Review: The Irishman
If ever there was a Mount Rushmore assembled for film directing, Martin Scorsese would have to be at the forefront of that conversation.
The oscar winning filmmaker, responsible for landmark movies like Taxi Driver
and Raging Bull
, under appreciated master works like The King of Comedy
and modern classics like The Departed
and The Wolf of Wall Street,
has proved time and time again that the passing years have - like a fine wine - only ripened his directorial talents and Scorsese is every bit the powerful and immaculate filmmaker now that he was decades ago.
And with his latest motion picture, in the Netflix-backed The Irishman
, Scorsese has once more displayed his timeless talent in a very special movie treat.
Opening with Robert De Niro’s elderly WWII veteran Frank Sheeran recounting his experiences from an old folks home, The Irishman
is based on Charles Brandt’s 2004 book “I Heard You Paint Houses” and tells the story of Frank’s time in the mafia, with particular focus on those around him over the years (from friends and family to bosses and acquaintances) and how his actions affected the course of American history and more importantly his own life and those who are a part of it.
While online crowds are continuing their obsessive debating of the “tiff” between Scorsese and Marvel Studios over what qualifies as “real cinema”, Scorsese’s latest searing piece of cinema may have found its home (after years of developmental struggle) on a streaming service giant but is something that you really should try and see on the big screen if you can.
This is a magnificent mob picture from a master craftsman, which feels like an ode to the director’s (and his actors) past work, as well as a resounding final hurrah and - perhaps even - funeral for a golden era that we will never see the likes of ever again.
The sprawling story takes its time settling you in and it has that luxury because once you are submerged into its very real world, you are in absolute awe.
Modern - and well used - de-aging technology combine with film legends, as turbulent US political history is stirred in and it results in an epic film imbued with soul, human complexity and dazzling performances, which only gets better and better as it progresses across its mighty 3 and 1/2 hour running length.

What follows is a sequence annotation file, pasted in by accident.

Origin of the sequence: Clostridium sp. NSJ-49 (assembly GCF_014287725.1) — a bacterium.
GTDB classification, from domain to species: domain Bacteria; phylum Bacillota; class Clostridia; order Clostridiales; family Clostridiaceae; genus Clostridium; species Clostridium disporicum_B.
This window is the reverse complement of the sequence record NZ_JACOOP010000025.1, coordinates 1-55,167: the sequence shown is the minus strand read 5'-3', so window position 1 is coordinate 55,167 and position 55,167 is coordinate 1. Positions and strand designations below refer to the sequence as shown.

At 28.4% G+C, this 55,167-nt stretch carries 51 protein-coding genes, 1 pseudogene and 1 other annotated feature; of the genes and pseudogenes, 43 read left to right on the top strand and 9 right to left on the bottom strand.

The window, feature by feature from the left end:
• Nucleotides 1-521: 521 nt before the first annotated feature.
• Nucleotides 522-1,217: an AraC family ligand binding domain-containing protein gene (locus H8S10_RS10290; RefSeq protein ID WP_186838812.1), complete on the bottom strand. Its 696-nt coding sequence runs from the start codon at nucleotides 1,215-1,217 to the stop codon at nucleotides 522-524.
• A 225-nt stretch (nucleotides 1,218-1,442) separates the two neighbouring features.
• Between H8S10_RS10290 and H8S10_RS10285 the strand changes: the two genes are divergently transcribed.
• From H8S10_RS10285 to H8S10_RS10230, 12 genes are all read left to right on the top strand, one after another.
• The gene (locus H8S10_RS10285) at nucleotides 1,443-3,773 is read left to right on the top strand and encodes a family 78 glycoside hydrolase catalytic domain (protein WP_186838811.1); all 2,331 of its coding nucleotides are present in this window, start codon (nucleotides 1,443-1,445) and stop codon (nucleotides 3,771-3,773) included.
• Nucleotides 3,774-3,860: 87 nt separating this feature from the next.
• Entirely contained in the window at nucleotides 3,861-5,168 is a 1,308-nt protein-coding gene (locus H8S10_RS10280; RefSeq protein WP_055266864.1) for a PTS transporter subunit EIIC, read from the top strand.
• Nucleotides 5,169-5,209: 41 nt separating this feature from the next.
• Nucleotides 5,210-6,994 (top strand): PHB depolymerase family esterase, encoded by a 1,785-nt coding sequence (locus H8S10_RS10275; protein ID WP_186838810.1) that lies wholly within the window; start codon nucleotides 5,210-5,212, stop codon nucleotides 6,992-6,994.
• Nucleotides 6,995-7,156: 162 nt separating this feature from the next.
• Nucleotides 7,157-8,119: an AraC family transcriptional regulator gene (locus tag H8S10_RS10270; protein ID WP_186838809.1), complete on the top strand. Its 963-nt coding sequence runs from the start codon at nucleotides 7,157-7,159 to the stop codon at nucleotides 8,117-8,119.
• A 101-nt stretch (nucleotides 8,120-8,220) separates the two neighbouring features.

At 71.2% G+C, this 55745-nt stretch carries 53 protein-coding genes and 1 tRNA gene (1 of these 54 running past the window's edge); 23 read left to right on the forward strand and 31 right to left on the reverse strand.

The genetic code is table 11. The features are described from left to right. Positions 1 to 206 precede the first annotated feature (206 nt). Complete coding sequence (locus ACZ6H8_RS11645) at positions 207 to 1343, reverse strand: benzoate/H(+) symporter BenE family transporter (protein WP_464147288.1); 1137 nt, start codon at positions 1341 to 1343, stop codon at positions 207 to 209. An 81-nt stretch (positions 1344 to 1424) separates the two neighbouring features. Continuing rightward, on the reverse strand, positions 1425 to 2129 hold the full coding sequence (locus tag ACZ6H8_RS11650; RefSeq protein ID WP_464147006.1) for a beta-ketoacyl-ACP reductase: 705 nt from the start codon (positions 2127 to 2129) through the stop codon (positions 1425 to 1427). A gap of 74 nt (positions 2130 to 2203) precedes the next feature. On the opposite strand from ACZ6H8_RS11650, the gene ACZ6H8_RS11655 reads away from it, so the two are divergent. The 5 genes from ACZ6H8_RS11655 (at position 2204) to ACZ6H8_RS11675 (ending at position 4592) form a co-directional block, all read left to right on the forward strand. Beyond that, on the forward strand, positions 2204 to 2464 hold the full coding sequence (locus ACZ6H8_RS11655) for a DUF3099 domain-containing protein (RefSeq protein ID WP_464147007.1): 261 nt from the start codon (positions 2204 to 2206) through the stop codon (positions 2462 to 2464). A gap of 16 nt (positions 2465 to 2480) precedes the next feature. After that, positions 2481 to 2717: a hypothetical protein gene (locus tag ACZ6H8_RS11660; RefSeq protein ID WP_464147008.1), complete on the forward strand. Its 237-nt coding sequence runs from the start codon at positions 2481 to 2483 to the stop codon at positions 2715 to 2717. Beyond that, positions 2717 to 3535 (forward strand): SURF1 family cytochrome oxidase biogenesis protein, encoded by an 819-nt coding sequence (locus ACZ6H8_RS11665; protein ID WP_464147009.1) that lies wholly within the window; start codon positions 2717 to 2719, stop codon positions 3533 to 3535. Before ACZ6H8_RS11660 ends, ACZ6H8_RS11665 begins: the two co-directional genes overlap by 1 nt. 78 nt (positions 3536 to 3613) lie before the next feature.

Whether its the stunningly recreated settings, its chosen historical snippets or the hand selected soundtrack, Scorsese’s film is a mature work from a veteran filmmaker fully at one with his craft. The Irishman
is really a story about how loyalty can be tested by time and our actions and one that questions the worth of our lifelong sacrifices and it is almost self reflexive of Scorsese’s most famed movie work and collaborations.
His usual suspects re-gather for this film and it really does feel like a project riddled with finality, as these guys unite what seems like one more time for the kind of genre film they built their respective careers on but deliver something even more heartfelt, soulful and timely than expected.
Time plays a huge part in this movie and by the end of it, we are forced to accept the harsh realities of time itself, and to acknowledge it’s all consuming power over us and how decades may pass but the consequences of our memories and pasts are rarely diminished. Even if everyone else - and sometimes even we ourselves - have forgotten.
Robert De Niro (compiled with his excellent supporting turn in Todd Phillips’ masterpiece Joker
) caps off his 2019 resurgence with a compelling and deep lead performance that (just as the movie spans the decades) spans a range of emotions.
While Al Pacino also enjoys a resurgent turn as real life labour union leader Jimmy Hoffa in a charismatic, funny and fiery performance. And a marvellous Joe Pesci returns from retirement for a triumphant turn as crime boss Russell Bufalino, to round out this iconic thrilling trio headlining act.
However, the film is full of interesting and distinctive performances all round, from Stephen Graham’s disruptive turn as Anthony “Tony Pro” Provenzano to Ray Romano’s more collected performance as Bill Bufalino.
Though, I personally - in spite of the controversy that has resulted from her limited dialogue in the film - found X-Men’s
Anna Paquin to be the standout of the supporting players as Frank’s daughter Peggy Sheeran (a role also played by Lucy Gallina, who portrays Peggy in her younger years), as she makes the biggest impact emotionally on the story and on the central character and in saying very little often says a whole lot.
The hype is entirely justified.The Irishman
is a film that is both a celebration and a commemoration of an era long since passed but which, like its director, remains as incredible now as it was then.
Director: Martin Scorsese
Starring: Robert De Niro, Al Pacino, Joe Pesci
Release Date: Out Now